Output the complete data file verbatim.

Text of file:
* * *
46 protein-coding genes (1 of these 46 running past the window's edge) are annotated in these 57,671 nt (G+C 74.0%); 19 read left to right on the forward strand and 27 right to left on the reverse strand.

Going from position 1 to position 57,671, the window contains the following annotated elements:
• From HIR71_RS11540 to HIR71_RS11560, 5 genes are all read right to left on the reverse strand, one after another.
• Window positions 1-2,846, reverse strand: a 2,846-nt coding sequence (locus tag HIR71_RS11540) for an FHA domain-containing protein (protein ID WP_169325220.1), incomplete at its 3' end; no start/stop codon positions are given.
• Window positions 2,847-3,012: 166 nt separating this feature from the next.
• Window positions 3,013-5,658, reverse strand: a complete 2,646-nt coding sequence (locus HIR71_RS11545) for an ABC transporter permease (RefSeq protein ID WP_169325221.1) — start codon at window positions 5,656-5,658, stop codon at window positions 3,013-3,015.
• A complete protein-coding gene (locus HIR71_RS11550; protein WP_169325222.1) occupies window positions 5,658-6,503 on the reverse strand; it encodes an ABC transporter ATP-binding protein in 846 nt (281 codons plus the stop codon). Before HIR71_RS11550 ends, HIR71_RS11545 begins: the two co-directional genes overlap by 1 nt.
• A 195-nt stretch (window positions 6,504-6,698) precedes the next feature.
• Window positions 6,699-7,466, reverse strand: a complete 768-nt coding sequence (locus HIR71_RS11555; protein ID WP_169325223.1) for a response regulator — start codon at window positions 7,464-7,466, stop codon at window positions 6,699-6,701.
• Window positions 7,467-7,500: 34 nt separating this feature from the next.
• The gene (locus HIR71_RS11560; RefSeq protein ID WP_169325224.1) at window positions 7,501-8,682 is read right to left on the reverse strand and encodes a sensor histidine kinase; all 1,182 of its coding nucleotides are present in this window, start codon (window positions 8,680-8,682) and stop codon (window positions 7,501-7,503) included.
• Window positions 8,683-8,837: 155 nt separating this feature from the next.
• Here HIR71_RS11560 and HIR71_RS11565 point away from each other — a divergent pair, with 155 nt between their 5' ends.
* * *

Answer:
46 protein-coding genes (1 of these 46 running past the window's edge) are annotated in these 57,671 nt (G+C 74.0%); 19 read left to right on the forward strand and 27 right to left on the reverse strand.

Going from position 1 to position 57,671, the window contains the following annotated elements:
• From HIR71_RS11540 to HIR71_RS11560, 5 genes are all read right to left on the reverse strand, one after another.
• Window positions 1-2,846, reverse strand: a 2,846-nt coding sequence (locus tag HIR71_RS11540) for an FHA domain-containing protein (protein ID WP_169325220.1), incomplete at its 3' end; no start/stop codon positions are given.
• Window positions 2,847-3,012: 166 nt separating this feature from the next.
• Window positions 3,013-5,658, reverse strand: a complete 2,646-nt coding sequence (locus HIR71_RS11545) for an ABC transporter permease (RefSeq protein ID WP_169325221.1) — start codon at window positions 5,656-5,658, stop codon at window positions 3,013-3,015.
• A complete protein-coding gene (locus HIR71_RS11550; protein WP_169325222.1) occupies window positions 5,658-6,503 on the reverse strand; it encodes an ABC transporter ATP-binding protein in 846 nt (281 codons plus the stop codon). Before HIR71_RS11550 ends, HIR71_RS11545 begins: the two co-directional genes overlap by 1 nt.
• A 195-nt stretch (window positions 6,504-6,698) precedes the next feature.
• Window positions 6,699-7,466, reverse strand: a complete 768-nt coding sequence (locus HIR71_RS11555; protein ID WP_169325223.1) for a response regulator — start codon at window positions 7,464-7,466, stop codon at window positions 6,699-6,701.
• Window positions 7,467-7,500: 34 nt separating this feature from the next.
• The gene (locus HIR71_RS11560; RefSeq protein ID WP_169325224.1) at window positions 7,501-8,682 is read right to left on the reverse strand and encodes a sensor histidine kinase; all 1,182 of its coding nucleotides are present in this window, start codon (window positions 8,680-8,682) and stop codon (window positions 7,501-7,503) included.
• Window positions 8,683-8,837: 155 nt separating this feature from the next.
• Here HIR71_RS11560 and HIR71_RS11565 point away from each other — a divergent pair, with 155 nt between their 5' ends.